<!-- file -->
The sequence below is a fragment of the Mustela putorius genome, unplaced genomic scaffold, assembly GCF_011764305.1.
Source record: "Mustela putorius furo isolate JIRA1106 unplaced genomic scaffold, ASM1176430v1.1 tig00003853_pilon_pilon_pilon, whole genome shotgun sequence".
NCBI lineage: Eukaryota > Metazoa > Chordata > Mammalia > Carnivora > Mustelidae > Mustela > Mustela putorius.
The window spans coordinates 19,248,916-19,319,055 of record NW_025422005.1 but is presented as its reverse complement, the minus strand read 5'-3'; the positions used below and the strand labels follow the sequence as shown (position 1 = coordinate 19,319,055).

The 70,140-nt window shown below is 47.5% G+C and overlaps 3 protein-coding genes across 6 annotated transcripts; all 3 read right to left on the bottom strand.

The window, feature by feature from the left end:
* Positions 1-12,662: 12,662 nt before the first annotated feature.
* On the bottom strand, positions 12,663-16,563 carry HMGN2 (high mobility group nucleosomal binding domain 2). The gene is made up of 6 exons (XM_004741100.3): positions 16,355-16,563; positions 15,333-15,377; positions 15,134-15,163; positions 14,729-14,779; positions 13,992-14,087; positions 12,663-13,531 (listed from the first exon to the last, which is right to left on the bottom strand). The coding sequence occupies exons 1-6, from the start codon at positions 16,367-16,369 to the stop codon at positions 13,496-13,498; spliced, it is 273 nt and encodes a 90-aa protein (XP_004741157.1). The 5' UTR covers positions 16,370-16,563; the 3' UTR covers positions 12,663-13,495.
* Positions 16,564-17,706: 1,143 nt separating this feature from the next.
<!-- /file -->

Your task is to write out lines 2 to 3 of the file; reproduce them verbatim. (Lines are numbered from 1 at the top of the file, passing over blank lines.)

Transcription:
Source record: "Mustela putorius furo isolate JIRA1106 unplaced genomic scaffold, ASM1176430v1.1 tig00003853_pilon_pilon_pilon, whole genome shotgun sequence".
NCBI lineage: Eukaryota > Metazoa > Chordata > Mammalia > Carnivora > Mustelidae > Mustela > Mustela putorius.